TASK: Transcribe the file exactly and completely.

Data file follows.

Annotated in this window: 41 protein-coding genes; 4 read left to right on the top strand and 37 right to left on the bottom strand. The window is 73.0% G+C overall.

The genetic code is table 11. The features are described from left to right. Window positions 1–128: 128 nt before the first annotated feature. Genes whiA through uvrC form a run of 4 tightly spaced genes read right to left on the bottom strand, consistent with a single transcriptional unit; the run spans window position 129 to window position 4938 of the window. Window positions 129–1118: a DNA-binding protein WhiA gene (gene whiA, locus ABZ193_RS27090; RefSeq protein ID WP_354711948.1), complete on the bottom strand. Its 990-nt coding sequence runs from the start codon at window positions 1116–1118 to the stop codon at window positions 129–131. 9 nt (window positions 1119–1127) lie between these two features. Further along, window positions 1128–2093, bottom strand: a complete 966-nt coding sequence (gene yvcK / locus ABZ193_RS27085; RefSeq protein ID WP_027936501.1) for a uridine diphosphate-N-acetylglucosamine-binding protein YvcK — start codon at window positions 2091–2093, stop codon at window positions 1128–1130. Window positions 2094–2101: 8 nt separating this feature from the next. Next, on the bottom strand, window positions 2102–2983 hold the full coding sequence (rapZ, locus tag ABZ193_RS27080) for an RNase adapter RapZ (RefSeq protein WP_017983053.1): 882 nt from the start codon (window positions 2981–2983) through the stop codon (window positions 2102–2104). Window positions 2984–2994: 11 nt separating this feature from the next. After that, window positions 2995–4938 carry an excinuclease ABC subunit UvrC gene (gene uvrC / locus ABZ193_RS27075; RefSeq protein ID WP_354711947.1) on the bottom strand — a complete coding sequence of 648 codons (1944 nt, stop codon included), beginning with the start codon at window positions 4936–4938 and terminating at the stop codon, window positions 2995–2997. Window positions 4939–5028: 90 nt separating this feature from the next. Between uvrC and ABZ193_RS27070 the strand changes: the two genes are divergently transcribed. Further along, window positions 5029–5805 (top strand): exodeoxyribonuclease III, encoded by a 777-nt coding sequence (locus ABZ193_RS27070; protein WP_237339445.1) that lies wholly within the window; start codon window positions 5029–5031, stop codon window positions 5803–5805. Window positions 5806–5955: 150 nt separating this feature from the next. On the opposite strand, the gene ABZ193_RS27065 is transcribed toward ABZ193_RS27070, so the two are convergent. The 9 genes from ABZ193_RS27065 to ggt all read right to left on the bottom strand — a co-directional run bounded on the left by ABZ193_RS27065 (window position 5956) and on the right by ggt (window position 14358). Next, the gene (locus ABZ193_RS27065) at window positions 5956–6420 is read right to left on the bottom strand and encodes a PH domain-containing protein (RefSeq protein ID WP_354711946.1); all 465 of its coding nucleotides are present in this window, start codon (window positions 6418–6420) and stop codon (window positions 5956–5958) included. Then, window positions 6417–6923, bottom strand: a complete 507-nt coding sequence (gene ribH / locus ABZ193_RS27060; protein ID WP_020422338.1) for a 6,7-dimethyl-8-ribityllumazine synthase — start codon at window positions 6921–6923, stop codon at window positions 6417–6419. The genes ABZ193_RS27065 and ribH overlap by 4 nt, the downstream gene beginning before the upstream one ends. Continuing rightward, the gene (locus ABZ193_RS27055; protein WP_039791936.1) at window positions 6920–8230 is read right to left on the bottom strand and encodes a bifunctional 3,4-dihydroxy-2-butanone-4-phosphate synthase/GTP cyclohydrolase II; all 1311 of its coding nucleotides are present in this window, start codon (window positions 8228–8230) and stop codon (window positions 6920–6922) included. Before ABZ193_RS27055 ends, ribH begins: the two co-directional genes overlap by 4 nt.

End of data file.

Annotated in this window: 41 protein-coding genes; 4 read left to right on the top strand and 37 right to left on the bottom strand. The window is 73.0% G+C overall.

The genetic code is table 11. The features are described from left to right. Window positions 1–128: 128 nt before the first annotated feature. Genes whiA through uvrC form a run of 4 tightly spaced genes read right to left on the bottom strand, consistent with a single transcriptional unit; the run spans window position 129 to window position 4938 of the window. Window positions 129–1118: a DNA-binding protein WhiA gene (gene whiA, locus ABZ193_RS27090; RefSeq protein ID WP_354711948.1), complete on the bottom strand. Its 990-nt coding sequence runs from the start codon at window positions 1116–1118 to the stop codon at window positions 129–131. 9 nt (window positions 1119–1127) lie between these two features. Further along, window positions 1128–2093, bottom strand: a complete 966-nt coding sequence (gene yvcK / locus ABZ193_RS27085; RefSeq protein ID WP_027936501.1) for a uridine diphosphate-N-acetylglucosamine-binding protein YvcK — start codon at window positions 2091–2093, stop codon at window positions 1128–1130. Window positions 2094–2101: 8 nt separating this feature from the next. Next, on the bottom strand, window positions 2102–2983 hold the full coding sequence (rapZ, locus tag ABZ193_RS27080) for an RNase adapter RapZ (RefSeq protein WP_017983053.1): 882 nt from the start codon (window positions 2981–2983) through the stop codon (window positions 2102–2104). Window positions 2984–2994: 11 nt separating this feature from the next. After that, window positions 2995–4938 carry an excinuclease ABC subunit UvrC gene (gene uvrC / locus ABZ193_RS27075; RefSeq protein ID WP_354711947.1) on the bottom strand — a complete coding sequence of 648 codons (1944 nt, stop codon included), beginning with the start codon at window positions 4936–4938 and terminating at the stop codon, window positions 2995–2997. Window positions 4939–5028: 90 nt separating this feature from the next. Between uvrC and ABZ193_RS27070 the strand changes: the two genes are divergently transcribed. Further along, window positions 5029–5805 (top strand): exodeoxyribonuclease III, encoded by a 777-nt coding sequence (locus ABZ193_RS27070; protein WP_237339445.1) that lies wholly within the window; start codon window positions 5029–5031, stop codon window positions 5803–5805. Window positions 5806–5955: 150 nt separating this feature from the next. On the opposite strand, the gene ABZ193_RS27065 is transcribed toward ABZ193_RS27070, so the two are convergent. The 9 genes from ABZ193_RS27065 to ggt all read right to left on the bottom strand — a co-directional run bounded on the left by ABZ193_RS27065 (window position 5956) and on the right by ggt (window position 14358). Next, the gene (locus ABZ193_RS27065) at window positions 5956–6420 is read right to left on the bottom strand and encodes a PH domain-containing protein (RefSeq protein ID WP_354711946.1); all 465 of its coding nucleotides are present in this window, start codon (window positions 6418–6420) and stop codon (window positions 5956–5958) included. Then, window positions 6417–6923, bottom strand: a complete 507-nt coding sequence (gene ribH / locus ABZ193_RS27060; protein ID WP_020422338.1) for a 6,7-dimethyl-8-ribityllumazine synthase — start codon at window positions 6921–6923, stop codon at window positions 6417–6419. The genes ABZ193_RS27065 and ribH overlap by 4 nt, the downstream gene beginning before the upstream one ends. Continuing rightward, the gene (locus ABZ193_RS27055; protein WP_039791936.1) at window positions 6920–8230 is read right to left on the bottom strand and encodes a bifunctional 3,4-dihydroxy-2-butanone-4-phosphate synthase/GTP cyclohydrolase II; all 1311 of its coding nucleotides are present in this window, start codon (window positions 8228–8230) and stop codon (window positions 6920–6922) included. Before ABZ193_RS27055 ends, ribH begins: the two co-directional genes overlap by 4 nt.